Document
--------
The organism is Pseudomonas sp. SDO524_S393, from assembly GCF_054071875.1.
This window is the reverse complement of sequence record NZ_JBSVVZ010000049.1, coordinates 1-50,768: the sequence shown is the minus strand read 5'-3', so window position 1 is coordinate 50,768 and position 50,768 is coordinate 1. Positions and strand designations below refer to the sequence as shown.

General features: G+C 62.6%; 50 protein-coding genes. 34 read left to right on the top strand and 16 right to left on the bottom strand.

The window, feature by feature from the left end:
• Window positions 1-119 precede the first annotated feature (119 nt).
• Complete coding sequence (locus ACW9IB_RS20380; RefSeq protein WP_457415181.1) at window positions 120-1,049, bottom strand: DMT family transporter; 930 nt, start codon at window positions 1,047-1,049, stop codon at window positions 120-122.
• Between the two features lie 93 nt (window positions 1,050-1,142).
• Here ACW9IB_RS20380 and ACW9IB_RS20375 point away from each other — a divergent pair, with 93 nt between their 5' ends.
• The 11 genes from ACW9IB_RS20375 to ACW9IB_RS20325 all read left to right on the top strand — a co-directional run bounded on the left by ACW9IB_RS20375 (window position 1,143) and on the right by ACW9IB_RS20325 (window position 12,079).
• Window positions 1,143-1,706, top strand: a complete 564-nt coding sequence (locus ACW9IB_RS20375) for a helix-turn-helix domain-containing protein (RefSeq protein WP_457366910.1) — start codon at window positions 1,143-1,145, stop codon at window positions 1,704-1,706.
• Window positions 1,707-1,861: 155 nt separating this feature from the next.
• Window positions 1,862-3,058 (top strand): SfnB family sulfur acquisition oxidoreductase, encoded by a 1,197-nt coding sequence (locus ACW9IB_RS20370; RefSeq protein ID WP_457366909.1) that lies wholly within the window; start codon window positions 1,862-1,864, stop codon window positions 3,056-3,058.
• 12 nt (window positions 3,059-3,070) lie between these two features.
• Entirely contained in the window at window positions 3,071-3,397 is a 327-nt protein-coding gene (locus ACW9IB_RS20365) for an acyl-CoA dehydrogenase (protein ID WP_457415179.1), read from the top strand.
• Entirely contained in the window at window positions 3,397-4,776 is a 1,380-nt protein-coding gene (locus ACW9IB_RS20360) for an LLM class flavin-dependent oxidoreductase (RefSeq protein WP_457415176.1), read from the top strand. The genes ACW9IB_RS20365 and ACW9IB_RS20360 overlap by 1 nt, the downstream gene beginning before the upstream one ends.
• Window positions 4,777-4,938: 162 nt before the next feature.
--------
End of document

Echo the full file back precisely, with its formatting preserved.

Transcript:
The organism is Pseudomonas sp. SDO524_S393, from assembly GCF_054071875.1.
This window is the reverse complement of sequence record NZ_JBSVVZ010000049.1, coordinates 1-50,768: the sequence shown is the minus strand read 5'-3', so window position 1 is coordinate 50,768 and position 50,768 is coordinate 1. Positions and strand designations below refer to the sequence as shown.

General features: G+C 62.6%; 50 protein-coding genes. 34 read left to right on the top strand and 16 right to left on the bottom strand.

The window, feature by feature from the left end:
• Window positions 1-119 precede the first annotated feature (119 nt).
• Complete coding sequence (locus ACW9IB_RS20380; RefSeq protein WP_457415181.1) at window positions 120-1,049, bottom strand: DMT family transporter; 930 nt, start codon at window positions 1,047-1,049, stop codon at window positions 120-122.
• Between the two features lie 93 nt (window positions 1,050-1,142).
• Here ACW9IB_RS20380 and ACW9IB_RS20375 point away from each other — a divergent pair, with 93 nt between their 5' ends.
• The 11 genes from ACW9IB_RS20375 to ACW9IB_RS20325 all read left to right on the top strand — a co-directional run bounded on the left by ACW9IB_RS20375 (window position 1,143) and on the right by ACW9IB_RS20325 (window position 12,079).
• Window positions 1,143-1,706, top strand: a complete 564-nt coding sequence (locus ACW9IB_RS20375) for a helix-turn-helix domain-containing protein (RefSeq protein WP_457366910.1) — start codon at window positions 1,143-1,145, stop codon at window positions 1,704-1,706.
• Window positions 1,707-1,861: 155 nt separating this feature from the next.
• Window positions 1,862-3,058 (top strand): SfnB family sulfur acquisition oxidoreductase, encoded by a 1,197-nt coding sequence (locus ACW9IB_RS20370; RefSeq protein ID WP_457366909.1) that lies wholly within the window; start codon window positions 1,862-1,864, stop codon window positions 3,056-3,058.
• 12 nt (window positions 3,059-3,070) lie between these two features.
• Entirely contained in the window at window positions 3,071-3,397 is a 327-nt protein-coding gene (locus ACW9IB_RS20365) for an acyl-CoA dehydrogenase (protein ID WP_457415179.1), read from the top strand.
• Entirely contained in the window at window positions 3,397-4,776 is a 1,380-nt protein-coding gene (locus ACW9IB_RS20360) for an LLM class flavin-dependent oxidoreductase (RefSeq protein WP_457415176.1), read from the top strand. The genes ACW9IB_RS20365 and ACW9IB_RS20360 overlap by 1 nt, the downstream gene beginning before the upstream one ends.
• Window positions 4,777-4,938: 162 nt before the next feature.